I used breakpoints in Chrome for the first time just now. Worth sharing…

I have a sandbox-type html and javascript page when I’m playing, so I always just need to refresh the page in Chrome which I generally keep open.

The plain text is below, but in VS Code, this is how it looks:



So let’s start with a fresh Chrome page…

Go to the location of my page – as you see, there is no html…

Now press F12, which is the short cut for Google Developer Tools. Exactly what you see at this point depends on its most recent state, but let’s say it’s something like this, with the focus on console:



Click the double chevron, and select sources:



That brings up your code, both the html and the js. In this I dragged the vertical line to the left to give more real estate:


In the next shot, I have already clicked in the margin at line 23, to set a breakpoint. And I am about to bring up the debug controls, in the orange border:



If you now press the refresh button to the left of the URL in Chrome, you get this:


There are resume, step into, step over controls just under where you see Security, Audits, above. And hovering over a variable gives you its values, even for an object. In summary, it is REALLY useful, I find.

And finally, pressing F12 again takes you out of debug mode.

<!DOCTYPE html>
 <title>From the snippets location in Visual Studio Code</title>
 <meta charset="utf-8">
 <meta name="viewport" content="width=device-width, initial-scale=1">
 <link rel="stylesheet" href="http://maxcdn.bootstrapcdn.com/bootstrap/3.2.0/css/bootstrap.min.css"></link>
 <!-- https://validator.w3.org/nu/#textarea -->
 <!-- Location is [file:///e:/sandbox/javascript/test.html] -->

var clique01 = {
// https://en.wikipedia.org/wiki/Bloomsbury_Group
 type: "luvvies", residence: "London WC1",
 member1: {name: "Virginia Woolf", speciality: "bleakness", category: "novels"},
 member2: {name: "Duncan Grant", speciality: "post-impressionism", category: "art"},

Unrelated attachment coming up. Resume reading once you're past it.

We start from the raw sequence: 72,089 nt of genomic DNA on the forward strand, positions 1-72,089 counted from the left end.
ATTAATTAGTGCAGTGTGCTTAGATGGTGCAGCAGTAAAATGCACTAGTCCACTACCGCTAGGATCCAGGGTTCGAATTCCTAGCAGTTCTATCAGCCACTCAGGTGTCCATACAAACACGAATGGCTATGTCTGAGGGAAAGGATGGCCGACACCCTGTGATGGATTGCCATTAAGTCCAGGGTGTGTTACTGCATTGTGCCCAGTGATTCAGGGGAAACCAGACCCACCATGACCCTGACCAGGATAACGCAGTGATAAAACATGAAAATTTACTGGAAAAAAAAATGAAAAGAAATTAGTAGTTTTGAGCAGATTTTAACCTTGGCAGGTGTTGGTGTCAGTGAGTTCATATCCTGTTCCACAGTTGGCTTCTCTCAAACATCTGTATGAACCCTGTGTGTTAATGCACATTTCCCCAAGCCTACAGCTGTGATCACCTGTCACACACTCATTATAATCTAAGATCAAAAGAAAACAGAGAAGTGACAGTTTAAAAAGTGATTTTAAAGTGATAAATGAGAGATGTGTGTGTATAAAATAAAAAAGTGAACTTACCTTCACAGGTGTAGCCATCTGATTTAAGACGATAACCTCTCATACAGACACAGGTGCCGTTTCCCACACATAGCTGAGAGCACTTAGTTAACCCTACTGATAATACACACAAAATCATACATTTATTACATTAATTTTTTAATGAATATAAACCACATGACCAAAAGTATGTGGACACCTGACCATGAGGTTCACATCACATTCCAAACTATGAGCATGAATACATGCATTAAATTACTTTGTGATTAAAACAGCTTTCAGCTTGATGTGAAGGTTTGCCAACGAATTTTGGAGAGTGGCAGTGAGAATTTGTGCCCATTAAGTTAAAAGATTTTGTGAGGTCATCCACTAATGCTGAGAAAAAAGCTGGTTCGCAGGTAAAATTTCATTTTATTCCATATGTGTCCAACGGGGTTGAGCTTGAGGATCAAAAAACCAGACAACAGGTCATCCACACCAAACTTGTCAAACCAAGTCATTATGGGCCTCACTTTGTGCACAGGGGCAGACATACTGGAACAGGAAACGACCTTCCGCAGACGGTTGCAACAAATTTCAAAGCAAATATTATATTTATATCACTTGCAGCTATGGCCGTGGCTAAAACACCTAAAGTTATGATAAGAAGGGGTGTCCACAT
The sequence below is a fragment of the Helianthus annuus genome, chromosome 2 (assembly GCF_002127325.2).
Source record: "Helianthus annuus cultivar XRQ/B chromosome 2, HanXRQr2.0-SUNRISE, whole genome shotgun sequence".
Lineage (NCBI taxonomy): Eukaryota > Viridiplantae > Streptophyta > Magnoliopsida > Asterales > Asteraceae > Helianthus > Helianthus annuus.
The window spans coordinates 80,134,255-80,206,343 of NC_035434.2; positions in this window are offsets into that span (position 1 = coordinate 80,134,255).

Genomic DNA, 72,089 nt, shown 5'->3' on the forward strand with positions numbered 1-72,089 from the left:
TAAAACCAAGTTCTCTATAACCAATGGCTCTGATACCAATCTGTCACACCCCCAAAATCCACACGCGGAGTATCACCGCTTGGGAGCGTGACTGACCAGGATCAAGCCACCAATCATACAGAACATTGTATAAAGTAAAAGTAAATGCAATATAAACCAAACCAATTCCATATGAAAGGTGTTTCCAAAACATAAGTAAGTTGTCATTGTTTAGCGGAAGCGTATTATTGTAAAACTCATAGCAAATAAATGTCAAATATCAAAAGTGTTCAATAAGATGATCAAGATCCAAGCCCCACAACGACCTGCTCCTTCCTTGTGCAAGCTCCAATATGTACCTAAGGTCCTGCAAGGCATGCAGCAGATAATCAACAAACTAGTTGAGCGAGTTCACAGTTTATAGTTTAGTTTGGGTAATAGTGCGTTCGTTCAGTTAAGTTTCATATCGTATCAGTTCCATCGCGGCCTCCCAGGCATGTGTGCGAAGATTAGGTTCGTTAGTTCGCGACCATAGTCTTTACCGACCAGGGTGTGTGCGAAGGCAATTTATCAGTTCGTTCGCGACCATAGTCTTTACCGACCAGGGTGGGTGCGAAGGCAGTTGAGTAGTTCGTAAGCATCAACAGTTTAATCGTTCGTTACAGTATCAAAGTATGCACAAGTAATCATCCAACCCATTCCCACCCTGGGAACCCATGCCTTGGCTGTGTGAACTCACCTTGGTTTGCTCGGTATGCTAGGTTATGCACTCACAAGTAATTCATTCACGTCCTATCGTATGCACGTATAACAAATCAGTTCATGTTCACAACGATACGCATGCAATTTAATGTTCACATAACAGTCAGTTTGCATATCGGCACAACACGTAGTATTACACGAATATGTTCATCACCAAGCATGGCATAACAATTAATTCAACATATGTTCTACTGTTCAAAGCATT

member3: {name: "John Maynard Keynes", speciality: "spending your way out", category: "economics"},
 member4: {name: "Edward Morgan Forster", speciality: "despair", category: "novels"},
 numMembers: 4
function getNovelists (clique, requiredCategory) {
 var novelists = [];
 var notNovelists = [];
 for (var i = 1; i <= clique.numMembers; i++) {
 var currMemberIndex = "member" + i;
 var currMember = clique[currMemberIndex];
 if (requiredCategory === currMember.category) {
 } else {
 delete clique[currMemberIndex];
clique.numMembers -= novelists.length;
 for (var j = 1; j <= clique.numMembers; j++) {
 clique["member"+j] = notNovelists.shift();
return novelists;
var novelists = getNovelists(clique01, "novels");
 var x = novelists;

PowerShell and SQLServer: basic backup and restore


$srv = New-Object Microsoft.Sqlserver.Management.SMO.Server "(localdb)\MSSQLLocalDB"
$backupFile = "e:\scratch7.bak"
$database = "tempo"
# The backup action...
$backup = New-Object "Microsoft.Sqlserver.Management.SMO.Backup"
$backup.Action = "Database"
$backup.Database = $database
$backup.Devices.AddDevice($backupFile, "File")
$backup.BackupSetDescription = "test desc"
$backup.Incremental = 0
# The restore action...
$restore = new-object Microsoft.SqlServer.Management.Smo.Restore -Property @{
 Action = 'database'
 Database = $database
 ReplaceDatabase = $true
 NoRecovery = $true
$device = New-Object -TypeName Microsoft.SqlServer.Management.Smo.BackupDeviceItem -ArgumentList $backupFile,"File"

Svg: simple example

 SVG Stuff


That was how to do it all inline. To decouple the svg from the parent html, you need something like this:

Now, until I included the namespace xmlns=”http://www.w3.org/2000/svg&#8221;, all  got was a dumb broken. With the namespace in place, you get this:


This is a simple loop in JavaScript to print white piano keys…